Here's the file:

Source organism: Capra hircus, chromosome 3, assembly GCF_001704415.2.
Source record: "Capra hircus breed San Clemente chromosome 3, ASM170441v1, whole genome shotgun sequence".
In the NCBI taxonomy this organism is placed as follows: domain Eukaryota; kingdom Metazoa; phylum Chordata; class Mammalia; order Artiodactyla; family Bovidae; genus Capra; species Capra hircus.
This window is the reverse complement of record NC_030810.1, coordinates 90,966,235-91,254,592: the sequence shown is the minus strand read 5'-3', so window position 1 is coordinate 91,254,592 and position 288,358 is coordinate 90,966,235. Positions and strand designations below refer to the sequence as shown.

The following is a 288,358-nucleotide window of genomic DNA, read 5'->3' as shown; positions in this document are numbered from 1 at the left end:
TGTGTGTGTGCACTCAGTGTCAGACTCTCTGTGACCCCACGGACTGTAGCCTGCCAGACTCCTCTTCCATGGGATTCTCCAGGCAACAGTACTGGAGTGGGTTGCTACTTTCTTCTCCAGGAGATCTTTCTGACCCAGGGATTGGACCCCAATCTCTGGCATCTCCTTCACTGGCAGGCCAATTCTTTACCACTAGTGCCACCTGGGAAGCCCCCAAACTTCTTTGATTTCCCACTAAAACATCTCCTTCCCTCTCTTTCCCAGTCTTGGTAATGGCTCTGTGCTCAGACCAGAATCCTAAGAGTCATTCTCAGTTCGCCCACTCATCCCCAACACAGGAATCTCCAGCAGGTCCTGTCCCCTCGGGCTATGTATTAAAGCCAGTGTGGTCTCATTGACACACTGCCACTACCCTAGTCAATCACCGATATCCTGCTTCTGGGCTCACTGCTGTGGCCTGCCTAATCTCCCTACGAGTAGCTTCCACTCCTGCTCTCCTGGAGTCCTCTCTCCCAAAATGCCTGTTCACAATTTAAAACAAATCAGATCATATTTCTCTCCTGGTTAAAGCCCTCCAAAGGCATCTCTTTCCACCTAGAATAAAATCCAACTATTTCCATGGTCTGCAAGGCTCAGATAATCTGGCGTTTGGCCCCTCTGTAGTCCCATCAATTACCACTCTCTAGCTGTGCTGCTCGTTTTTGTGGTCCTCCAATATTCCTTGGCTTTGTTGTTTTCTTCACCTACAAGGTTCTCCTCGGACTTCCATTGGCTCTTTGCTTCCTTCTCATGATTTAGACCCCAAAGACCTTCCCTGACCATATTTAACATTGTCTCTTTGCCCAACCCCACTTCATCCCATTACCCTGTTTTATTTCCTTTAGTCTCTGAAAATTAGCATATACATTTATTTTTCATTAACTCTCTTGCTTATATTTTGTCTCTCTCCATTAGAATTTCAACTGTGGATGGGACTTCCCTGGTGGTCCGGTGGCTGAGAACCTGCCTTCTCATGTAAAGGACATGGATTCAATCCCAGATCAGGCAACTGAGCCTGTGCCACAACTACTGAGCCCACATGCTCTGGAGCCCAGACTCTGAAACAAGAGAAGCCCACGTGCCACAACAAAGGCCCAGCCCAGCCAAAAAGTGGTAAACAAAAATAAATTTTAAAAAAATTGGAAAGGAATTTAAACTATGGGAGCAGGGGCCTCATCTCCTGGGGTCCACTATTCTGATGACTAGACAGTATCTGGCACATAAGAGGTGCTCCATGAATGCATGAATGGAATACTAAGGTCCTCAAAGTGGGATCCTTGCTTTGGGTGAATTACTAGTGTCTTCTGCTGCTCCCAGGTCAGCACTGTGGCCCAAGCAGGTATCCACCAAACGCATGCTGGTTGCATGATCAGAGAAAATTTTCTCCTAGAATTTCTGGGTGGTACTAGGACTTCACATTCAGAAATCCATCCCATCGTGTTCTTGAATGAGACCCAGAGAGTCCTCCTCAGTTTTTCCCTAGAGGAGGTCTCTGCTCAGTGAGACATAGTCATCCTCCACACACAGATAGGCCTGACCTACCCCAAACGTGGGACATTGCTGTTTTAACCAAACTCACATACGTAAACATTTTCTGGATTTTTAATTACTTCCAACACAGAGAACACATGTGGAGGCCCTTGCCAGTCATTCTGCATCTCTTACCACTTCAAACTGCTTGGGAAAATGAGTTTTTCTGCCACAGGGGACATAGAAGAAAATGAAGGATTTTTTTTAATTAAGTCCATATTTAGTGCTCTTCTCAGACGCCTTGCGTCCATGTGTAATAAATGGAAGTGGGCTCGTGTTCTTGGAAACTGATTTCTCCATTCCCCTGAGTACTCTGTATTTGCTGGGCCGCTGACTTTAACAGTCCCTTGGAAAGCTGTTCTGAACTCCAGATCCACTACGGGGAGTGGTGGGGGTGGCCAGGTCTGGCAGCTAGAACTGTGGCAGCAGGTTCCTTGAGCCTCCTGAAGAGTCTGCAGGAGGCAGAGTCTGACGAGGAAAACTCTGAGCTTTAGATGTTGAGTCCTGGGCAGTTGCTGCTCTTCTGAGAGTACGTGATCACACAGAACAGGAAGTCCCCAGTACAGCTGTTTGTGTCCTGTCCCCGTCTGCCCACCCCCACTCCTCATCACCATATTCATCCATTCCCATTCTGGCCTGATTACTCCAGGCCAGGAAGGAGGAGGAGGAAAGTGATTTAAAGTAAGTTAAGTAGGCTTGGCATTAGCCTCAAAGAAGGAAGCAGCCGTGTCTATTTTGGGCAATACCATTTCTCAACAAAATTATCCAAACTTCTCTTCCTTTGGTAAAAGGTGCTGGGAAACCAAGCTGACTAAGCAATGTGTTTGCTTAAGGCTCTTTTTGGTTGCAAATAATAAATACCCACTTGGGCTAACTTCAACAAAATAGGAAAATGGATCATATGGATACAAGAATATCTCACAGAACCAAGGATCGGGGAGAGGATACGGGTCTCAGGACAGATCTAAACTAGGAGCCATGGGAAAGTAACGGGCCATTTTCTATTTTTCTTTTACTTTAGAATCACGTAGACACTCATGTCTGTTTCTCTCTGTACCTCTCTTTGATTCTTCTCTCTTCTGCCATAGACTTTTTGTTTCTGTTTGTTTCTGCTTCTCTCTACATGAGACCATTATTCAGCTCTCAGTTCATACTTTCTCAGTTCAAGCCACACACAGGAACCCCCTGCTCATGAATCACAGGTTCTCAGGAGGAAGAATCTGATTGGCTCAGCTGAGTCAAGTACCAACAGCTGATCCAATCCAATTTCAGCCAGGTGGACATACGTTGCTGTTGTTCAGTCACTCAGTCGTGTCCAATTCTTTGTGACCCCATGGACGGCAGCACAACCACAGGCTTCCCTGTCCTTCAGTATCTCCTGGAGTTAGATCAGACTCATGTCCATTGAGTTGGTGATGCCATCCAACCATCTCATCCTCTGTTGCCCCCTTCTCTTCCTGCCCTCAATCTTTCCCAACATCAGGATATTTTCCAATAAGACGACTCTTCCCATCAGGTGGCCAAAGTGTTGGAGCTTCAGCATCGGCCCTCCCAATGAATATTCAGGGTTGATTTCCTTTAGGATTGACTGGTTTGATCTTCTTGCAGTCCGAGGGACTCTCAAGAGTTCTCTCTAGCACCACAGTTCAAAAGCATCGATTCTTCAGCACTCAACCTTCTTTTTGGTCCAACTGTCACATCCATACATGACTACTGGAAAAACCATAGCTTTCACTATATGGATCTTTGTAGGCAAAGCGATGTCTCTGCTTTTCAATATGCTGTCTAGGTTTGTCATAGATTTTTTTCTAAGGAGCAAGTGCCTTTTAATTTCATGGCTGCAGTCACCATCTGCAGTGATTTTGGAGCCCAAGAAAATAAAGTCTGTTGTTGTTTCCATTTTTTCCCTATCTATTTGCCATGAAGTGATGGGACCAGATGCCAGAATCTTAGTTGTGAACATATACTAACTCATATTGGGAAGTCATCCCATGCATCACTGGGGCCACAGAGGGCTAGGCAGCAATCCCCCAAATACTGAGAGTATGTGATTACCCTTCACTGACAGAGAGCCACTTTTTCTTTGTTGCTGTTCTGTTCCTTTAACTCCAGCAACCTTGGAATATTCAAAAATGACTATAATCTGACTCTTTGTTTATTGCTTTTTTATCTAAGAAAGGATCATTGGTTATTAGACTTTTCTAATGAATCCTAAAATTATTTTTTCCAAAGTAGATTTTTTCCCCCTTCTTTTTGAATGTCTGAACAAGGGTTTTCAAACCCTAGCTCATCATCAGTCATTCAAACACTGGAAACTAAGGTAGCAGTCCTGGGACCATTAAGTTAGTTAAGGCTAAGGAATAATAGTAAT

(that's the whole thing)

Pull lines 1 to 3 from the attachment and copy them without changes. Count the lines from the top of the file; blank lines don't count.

Source organism: Capra hircus, chromosome 3, assembly GCF_001704415.2.
Source record: "Capra hircus breed San Clemente chromosome 3, ASM170441v1, whole genome shotgun sequence".
In the NCBI taxonomy this organism is placed as follows: domain Eukaryota; kingdom Metazoa; phylum Chordata; class Mammalia; order Artiodactyla; family Bovidae; genus Capra; species Capra hircus.